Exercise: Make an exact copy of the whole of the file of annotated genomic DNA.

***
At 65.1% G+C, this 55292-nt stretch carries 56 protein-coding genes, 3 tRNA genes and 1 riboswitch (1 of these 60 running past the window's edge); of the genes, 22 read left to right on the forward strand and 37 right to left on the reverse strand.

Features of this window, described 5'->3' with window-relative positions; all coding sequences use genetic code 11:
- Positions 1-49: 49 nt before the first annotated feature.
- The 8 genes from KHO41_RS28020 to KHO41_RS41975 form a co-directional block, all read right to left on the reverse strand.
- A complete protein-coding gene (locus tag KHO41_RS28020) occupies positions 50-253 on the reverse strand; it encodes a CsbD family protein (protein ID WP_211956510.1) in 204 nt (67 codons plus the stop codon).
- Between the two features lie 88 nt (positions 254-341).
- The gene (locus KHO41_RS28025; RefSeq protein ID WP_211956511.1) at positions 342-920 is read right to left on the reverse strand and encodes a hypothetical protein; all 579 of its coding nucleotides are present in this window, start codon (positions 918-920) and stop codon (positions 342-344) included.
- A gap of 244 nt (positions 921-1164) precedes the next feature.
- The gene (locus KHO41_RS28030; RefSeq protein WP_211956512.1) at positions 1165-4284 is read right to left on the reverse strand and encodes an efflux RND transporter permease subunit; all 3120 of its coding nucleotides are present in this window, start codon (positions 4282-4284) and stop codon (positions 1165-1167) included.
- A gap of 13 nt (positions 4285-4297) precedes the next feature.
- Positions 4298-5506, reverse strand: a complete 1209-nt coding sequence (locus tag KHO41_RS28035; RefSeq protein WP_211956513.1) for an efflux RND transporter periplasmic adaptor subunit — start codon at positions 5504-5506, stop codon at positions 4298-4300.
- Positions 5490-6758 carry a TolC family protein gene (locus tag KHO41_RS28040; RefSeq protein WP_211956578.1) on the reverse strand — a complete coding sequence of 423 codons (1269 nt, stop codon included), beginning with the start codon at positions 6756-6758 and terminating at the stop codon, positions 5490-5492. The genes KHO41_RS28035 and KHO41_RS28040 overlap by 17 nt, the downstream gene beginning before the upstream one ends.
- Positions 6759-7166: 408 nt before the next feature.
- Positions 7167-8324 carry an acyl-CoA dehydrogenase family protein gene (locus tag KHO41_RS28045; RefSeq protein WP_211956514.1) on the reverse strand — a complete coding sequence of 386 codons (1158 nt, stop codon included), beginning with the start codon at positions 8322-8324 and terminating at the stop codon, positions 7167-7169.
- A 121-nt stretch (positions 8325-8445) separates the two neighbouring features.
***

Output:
At 65.1% G+C, this 55292-nt stretch carries 56 protein-coding genes, 3 tRNA genes and 1 riboswitch (1 of these 60 running past the window's edge); of the genes, 22 read left to right on the forward strand and 37 right to left on the reverse strand.

Features of this window, described 5'->3' with window-relative positions; all coding sequences use genetic code 11:
- Positions 1-49: 49 nt before the first annotated feature.
- The 8 genes from KHO41_RS28020 to KHO41_RS41975 form a co-directional block, all read right to left on the reverse strand.
- A complete protein-coding gene (locus tag KHO41_RS28020) occupies positions 50-253 on the reverse strand; it encodes a CsbD family protein (protein ID WP_211956510.1) in 204 nt (67 codons plus the stop codon).
- Between the two features lie 88 nt (positions 254-341).
- The gene (locus KHO41_RS28025; RefSeq protein ID WP_211956511.1) at positions 342-920 is read right to left on the reverse strand and encodes a hypothetical protein; all 579 of its coding nucleotides are present in this window, start codon (positions 918-920) and stop codon (positions 342-344) included.
- A gap of 244 nt (positions 921-1164) precedes the next feature.
- The gene (locus KHO41_RS28030; RefSeq protein WP_211956512.1) at positions 1165-4284 is read right to left on the reverse strand and encodes an efflux RND transporter permease subunit; all 3120 of its coding nucleotides are present in this window, start codon (positions 4282-4284) and stop codon (positions 1165-1167) included.
- A gap of 13 nt (positions 4285-4297) precedes the next feature.
- Positions 4298-5506, reverse strand: a complete 1209-nt coding sequence (locus tag KHO41_RS28035; RefSeq protein WP_211956513.1) for an efflux RND transporter periplasmic adaptor subunit — start codon at positions 5504-5506, stop codon at positions 4298-4300.
- Positions 5490-6758 carry a TolC family protein gene (locus tag KHO41_RS28040; RefSeq protein WP_211956578.1) on the reverse strand — a complete coding sequence of 423 codons (1269 nt, stop codon included), beginning with the start codon at positions 6756-6758 and terminating at the stop codon, positions 5490-5492. The genes KHO41_RS28035 and KHO41_RS28040 overlap by 17 nt, the downstream gene beginning before the upstream one ends.
- Positions 6759-7166: 408 nt before the next feature.
- Positions 7167-8324 carry an acyl-CoA dehydrogenase family protein gene (locus tag KHO41_RS28045; RefSeq protein WP_211956514.1) on the reverse strand — a complete coding sequence of 386 codons (1158 nt, stop codon included), beginning with the start codon at positions 8322-8324 and terminating at the stop codon, positions 7167-7169.
- A 121-nt stretch (positions 8325-8445) separates the two neighbouring features.